Thursday, March 22, 2012

What Makes a Hero?

I was reading on another blog that I occasionally frequent, and there was a question that was posed in one of the posts, "does serving in the military make you a hero?"

Being a lawyer, my first answer was, of course, "it depends."

But then I thought about it. Timothy McVeigh was in the military. So was the defendant in the Fort Hood shootings. PFC England. Bradley Manning. Countless military members have been convicted and sentenced for crimes committed during service and after service. I had the duty of being a prisoner escort as one of my supplemental duties in the Air Force at my last duty station, and among the drug users and rapists that I escorted, I also had the chance to pick up an Airman who had been convicted of possession and distribution of child pornography while on a military base.

I have a hard time considering these individuals heroes.

But perhaps these are the exceptions that prove the rule? So I looked at the question a little more abstractly. By mere act of service, does that make one a hero? I mean, in reality, you become a military member by (1) Passing a physical, (2) signing a contract, and (3) making a promise (an oath of enlistment is little more than a formalized promise). Does satisfaction of those three elements in and of themselves qualify someone a a hero? Does it take something more, like successfully completing boot camp? Is there a lodestar service term that qualifies one as a hero, such as 6 months or 2 years, or 4 years?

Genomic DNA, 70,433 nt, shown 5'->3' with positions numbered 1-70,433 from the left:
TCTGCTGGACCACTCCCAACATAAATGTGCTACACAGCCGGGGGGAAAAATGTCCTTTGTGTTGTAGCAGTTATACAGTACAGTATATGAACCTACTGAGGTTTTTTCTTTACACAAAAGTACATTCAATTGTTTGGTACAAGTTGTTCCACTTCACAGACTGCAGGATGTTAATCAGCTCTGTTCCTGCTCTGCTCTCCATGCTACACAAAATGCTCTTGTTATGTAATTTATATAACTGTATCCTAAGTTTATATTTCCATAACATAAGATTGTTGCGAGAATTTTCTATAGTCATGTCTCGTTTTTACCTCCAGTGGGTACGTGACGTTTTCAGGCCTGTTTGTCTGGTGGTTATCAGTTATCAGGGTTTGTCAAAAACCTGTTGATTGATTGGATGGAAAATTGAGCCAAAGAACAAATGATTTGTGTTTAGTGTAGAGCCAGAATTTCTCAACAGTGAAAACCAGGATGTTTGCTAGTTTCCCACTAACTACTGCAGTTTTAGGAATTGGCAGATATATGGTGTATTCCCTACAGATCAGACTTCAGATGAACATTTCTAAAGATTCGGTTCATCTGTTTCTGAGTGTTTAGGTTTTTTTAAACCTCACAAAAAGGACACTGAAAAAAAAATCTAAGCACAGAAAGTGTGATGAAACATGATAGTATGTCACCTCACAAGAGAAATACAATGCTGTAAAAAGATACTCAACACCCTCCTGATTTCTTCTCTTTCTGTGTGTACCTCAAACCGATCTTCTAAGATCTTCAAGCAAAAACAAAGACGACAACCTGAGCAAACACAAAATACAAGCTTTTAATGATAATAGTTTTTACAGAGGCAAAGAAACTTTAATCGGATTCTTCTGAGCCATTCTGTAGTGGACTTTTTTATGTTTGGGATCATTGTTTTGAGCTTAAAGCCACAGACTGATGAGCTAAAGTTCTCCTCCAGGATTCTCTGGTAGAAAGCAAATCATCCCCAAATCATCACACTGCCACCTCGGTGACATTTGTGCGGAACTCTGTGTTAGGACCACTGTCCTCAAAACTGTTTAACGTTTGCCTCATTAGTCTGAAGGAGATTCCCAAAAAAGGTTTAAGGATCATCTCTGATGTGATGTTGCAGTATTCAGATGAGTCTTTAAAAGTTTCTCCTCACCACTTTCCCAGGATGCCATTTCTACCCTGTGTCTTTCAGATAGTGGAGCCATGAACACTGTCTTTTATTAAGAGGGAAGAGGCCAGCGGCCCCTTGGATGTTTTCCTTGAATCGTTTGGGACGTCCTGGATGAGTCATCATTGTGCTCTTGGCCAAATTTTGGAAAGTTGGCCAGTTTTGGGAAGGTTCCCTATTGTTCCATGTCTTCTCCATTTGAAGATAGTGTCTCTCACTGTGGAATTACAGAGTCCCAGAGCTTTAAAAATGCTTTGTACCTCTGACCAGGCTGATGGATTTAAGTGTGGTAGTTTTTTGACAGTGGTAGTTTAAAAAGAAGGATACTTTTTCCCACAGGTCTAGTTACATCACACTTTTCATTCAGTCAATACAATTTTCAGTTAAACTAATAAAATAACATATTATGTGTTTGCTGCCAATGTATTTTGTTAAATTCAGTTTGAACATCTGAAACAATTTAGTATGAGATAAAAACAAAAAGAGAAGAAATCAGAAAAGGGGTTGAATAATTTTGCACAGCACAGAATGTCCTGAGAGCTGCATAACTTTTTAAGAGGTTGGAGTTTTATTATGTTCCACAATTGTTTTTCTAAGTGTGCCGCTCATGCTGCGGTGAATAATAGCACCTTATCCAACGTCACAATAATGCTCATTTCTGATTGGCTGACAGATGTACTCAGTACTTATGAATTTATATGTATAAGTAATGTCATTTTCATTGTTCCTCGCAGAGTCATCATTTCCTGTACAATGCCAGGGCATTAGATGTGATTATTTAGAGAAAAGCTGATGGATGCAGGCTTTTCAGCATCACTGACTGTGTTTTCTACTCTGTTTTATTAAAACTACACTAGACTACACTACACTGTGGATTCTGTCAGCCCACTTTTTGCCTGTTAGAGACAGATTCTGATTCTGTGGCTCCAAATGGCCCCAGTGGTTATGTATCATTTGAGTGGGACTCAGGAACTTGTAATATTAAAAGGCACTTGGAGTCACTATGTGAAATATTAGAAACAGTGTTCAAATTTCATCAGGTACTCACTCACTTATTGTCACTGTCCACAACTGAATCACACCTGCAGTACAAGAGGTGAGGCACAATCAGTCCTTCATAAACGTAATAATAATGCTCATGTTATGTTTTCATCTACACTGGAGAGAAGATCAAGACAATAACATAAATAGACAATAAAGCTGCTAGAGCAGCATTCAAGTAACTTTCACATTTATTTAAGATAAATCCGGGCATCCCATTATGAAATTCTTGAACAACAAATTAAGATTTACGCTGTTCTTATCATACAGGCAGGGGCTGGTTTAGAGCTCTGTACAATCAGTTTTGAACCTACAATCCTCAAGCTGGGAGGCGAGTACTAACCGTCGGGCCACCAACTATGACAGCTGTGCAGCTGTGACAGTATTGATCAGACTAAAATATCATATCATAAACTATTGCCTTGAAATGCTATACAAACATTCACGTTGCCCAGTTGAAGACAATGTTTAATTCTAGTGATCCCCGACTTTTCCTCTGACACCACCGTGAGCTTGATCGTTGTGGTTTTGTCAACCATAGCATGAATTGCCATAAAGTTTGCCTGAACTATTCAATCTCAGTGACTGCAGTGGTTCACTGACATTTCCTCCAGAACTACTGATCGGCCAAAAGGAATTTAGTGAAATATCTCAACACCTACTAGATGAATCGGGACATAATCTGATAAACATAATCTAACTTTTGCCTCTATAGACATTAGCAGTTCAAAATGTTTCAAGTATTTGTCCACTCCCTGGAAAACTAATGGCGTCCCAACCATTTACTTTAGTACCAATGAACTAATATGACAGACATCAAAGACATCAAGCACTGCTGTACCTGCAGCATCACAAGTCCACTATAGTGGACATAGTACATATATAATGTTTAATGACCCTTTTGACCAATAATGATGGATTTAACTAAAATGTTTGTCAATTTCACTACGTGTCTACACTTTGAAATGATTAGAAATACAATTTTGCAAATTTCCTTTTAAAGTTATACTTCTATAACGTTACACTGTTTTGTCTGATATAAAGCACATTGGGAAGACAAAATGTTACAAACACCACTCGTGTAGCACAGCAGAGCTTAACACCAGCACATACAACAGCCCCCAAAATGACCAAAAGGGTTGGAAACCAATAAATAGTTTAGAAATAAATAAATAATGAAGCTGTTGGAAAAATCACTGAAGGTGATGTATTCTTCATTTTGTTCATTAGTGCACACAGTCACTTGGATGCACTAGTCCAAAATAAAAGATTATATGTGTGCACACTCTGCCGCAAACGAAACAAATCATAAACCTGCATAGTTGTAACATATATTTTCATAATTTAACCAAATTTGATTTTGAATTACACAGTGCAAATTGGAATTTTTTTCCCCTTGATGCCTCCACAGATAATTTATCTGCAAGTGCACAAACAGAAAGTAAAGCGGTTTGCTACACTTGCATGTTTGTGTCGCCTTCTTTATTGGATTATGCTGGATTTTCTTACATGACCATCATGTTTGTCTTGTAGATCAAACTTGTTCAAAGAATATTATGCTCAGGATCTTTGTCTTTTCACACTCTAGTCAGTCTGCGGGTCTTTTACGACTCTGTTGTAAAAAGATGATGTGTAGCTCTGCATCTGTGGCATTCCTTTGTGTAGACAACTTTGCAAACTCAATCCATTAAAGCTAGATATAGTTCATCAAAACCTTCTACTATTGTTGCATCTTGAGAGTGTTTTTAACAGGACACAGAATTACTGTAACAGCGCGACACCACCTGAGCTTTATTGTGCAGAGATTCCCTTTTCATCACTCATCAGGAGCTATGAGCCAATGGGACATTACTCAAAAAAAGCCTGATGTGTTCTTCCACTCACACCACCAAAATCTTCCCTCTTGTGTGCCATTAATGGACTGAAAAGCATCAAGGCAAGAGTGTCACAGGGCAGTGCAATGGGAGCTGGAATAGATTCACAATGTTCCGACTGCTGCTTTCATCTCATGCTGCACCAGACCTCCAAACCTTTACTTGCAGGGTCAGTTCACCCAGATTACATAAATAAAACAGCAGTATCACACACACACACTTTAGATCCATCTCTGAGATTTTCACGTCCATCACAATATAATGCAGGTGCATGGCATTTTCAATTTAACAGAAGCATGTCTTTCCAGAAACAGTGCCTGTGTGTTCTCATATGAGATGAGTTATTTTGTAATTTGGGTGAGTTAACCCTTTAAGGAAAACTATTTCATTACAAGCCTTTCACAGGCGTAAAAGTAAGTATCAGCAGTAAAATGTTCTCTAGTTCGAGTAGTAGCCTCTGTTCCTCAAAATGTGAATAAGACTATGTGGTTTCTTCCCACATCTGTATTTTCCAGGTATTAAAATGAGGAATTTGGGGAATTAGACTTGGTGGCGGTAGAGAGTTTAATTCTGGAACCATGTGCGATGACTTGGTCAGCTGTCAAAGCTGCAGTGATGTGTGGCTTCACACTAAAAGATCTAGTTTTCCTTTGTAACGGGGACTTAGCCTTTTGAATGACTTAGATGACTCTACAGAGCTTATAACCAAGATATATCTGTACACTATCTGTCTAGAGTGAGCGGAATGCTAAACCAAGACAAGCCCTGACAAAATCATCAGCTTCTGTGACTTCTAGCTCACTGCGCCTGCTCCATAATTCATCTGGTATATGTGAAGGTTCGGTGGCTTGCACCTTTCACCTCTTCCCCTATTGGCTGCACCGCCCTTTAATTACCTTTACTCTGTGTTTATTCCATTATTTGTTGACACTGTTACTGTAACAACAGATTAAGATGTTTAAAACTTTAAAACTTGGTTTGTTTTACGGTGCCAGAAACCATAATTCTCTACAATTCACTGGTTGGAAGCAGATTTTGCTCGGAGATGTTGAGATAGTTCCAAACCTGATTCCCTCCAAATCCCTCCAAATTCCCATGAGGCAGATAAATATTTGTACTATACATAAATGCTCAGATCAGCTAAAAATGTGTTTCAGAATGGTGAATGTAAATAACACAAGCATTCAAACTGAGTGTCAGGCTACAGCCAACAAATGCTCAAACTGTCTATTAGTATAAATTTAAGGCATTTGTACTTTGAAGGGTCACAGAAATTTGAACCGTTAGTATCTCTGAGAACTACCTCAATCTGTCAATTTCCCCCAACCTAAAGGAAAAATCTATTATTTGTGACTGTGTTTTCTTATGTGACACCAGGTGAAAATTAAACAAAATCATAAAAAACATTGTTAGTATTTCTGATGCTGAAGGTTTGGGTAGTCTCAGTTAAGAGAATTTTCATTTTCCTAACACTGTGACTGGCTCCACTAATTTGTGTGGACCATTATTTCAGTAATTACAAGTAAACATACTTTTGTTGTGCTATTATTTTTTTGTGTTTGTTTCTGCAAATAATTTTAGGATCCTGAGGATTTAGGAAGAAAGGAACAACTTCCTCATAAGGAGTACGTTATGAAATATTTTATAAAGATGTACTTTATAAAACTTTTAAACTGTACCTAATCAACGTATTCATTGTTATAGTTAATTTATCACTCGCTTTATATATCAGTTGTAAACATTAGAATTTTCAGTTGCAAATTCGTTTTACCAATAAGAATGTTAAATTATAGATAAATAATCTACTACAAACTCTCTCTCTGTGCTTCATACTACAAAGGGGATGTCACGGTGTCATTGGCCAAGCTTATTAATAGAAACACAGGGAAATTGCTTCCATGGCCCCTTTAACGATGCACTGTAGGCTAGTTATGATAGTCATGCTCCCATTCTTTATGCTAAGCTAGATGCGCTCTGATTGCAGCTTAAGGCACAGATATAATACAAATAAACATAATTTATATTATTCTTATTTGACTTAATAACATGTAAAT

I served 8 years in the Air Force, and by most accounts, without distinction. I struggled with my weight, however, I was promoted to Staff Sergeant in advance of the average. I complained, a lot, but I did my job, usually satisfactorily or better, depending on the day. I volunteered when I felt the urge, but I never consistently went above and beyond. Does the fact that I received an honorary discharge make me a hero? I sure don't feel like one, and I'd venture to say that the majority of men and women with whom I served felt or feel the same way, both about me and themselves.

I don't know what makes a hero. Perhaps it's all a matter of perspective. Interesting question to consider. Military members are people who volunteer to go into harm's way, sacrifice their Constitutional rights, and do so for pay that civilian counterparts would scoff at (I was offered a contract job when I separated that would have paid - to start - about 3-5k more per year than I made as an NCO, with full benefits). Is it possible that "the military" is heroic while the individual members need to be considered on a case-by-case basis?


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